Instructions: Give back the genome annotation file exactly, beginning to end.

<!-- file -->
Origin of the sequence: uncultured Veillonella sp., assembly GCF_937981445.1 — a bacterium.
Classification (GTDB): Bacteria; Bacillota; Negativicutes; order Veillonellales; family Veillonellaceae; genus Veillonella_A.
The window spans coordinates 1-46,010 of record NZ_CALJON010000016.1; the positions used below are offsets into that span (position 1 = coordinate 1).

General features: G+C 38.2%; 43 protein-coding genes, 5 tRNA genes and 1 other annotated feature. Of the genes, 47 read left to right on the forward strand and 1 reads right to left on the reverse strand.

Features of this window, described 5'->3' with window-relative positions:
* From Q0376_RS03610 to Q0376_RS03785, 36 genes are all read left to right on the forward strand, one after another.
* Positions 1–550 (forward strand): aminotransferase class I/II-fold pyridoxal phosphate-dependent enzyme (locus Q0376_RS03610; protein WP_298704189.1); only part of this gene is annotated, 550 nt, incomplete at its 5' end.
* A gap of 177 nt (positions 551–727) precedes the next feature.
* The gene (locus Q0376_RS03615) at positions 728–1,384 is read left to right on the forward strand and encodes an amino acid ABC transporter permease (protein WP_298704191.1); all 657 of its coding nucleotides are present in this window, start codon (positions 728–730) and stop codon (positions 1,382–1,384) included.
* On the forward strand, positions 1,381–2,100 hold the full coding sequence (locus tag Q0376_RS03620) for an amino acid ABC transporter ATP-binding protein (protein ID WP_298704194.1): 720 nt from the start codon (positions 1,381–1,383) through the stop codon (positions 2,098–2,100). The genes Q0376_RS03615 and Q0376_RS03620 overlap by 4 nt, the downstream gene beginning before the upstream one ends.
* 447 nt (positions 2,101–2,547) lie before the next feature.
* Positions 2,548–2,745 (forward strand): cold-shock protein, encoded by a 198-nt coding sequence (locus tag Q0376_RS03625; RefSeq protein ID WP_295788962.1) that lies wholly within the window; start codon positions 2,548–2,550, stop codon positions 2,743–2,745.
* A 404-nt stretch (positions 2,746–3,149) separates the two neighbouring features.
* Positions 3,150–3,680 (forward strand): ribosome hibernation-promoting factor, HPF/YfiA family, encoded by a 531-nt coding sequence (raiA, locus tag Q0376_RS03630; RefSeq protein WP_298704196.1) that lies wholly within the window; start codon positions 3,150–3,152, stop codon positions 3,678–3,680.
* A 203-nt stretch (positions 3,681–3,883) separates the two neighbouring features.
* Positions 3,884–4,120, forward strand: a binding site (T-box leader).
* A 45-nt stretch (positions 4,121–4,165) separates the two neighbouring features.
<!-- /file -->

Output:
Origin of the sequence: uncultured Veillonella sp., assembly GCF_937981445.1 — a bacterium.
Classification (GTDB): Bacteria; Bacillota; Negativicutes; order Veillonellales; family Veillonellaceae; genus Veillonella_A.
The window spans coordinates 1-46,010 of record NZ_CALJON010000016.1; the positions used below are offsets into that span (position 1 = coordinate 1).

General features: G+C 38.2%; 43 protein-coding genes, 5 tRNA genes and 1 other annotated feature. Of the genes, 47 read left to right on the forward strand and 1 reads right to left on the reverse strand.

Features of this window, described 5'->3' with window-relative positions:
* From Q0376_RS03610 to Q0376_RS03785, 36 genes are all read left to right on the forward strand, one after another.
* Positions 1–550 (forward strand): aminotransferase class I/II-fold pyridoxal phosphate-dependent enzyme (locus Q0376_RS03610; protein WP_298704189.1); only part of this gene is annotated, 550 nt, incomplete at its 5' end.
* A gap of 177 nt (positions 551–727) precedes the next feature.
* The gene (locus Q0376_RS03615) at positions 728–1,384 is read left to right on the forward strand and encodes an amino acid ABC transporter permease (protein WP_298704191.1); all 657 of its coding nucleotides are present in this window, start codon (positions 728–730) and stop codon (positions 1,382–1,384) included.
* On the forward strand, positions 1,381–2,100 hold the full coding sequence (locus tag Q0376_RS03620) for an amino acid ABC transporter ATP-binding protein (protein ID WP_298704194.1): 720 nt from the start codon (positions 1,381–1,383) through the stop codon (positions 2,098–2,100). The genes Q0376_RS03615 and Q0376_RS03620 overlap by 4 nt, the downstream gene beginning before the upstream one ends.
* 447 nt (positions 2,101–2,547) lie before the next feature.
* Positions 2,548–2,745 (forward strand): cold-shock protein, encoded by a 198-nt coding sequence (locus tag Q0376_RS03625; RefSeq protein ID WP_295788962.1) that lies wholly within the window; start codon positions 2,548–2,550, stop codon positions 2,743–2,745.
* A 404-nt stretch (positions 2,746–3,149) separates the two neighbouring features.
* Positions 3,150–3,680 (forward strand): ribosome hibernation-promoting factor, HPF/YfiA family, encoded by a 531-nt coding sequence (raiA, locus tag Q0376_RS03630; RefSeq protein WP_298704196.1) that lies wholly within the window; start codon positions 3,150–3,152, stop codon positions 3,678–3,680.
* A 203-nt stretch (positions 3,681–3,883) separates the two neighbouring features.
* Positions 3,884–4,120, forward strand: a binding site (T-box leader).
* A 45-nt stretch (positions 4,121–4,165) separates the two neighbouring features.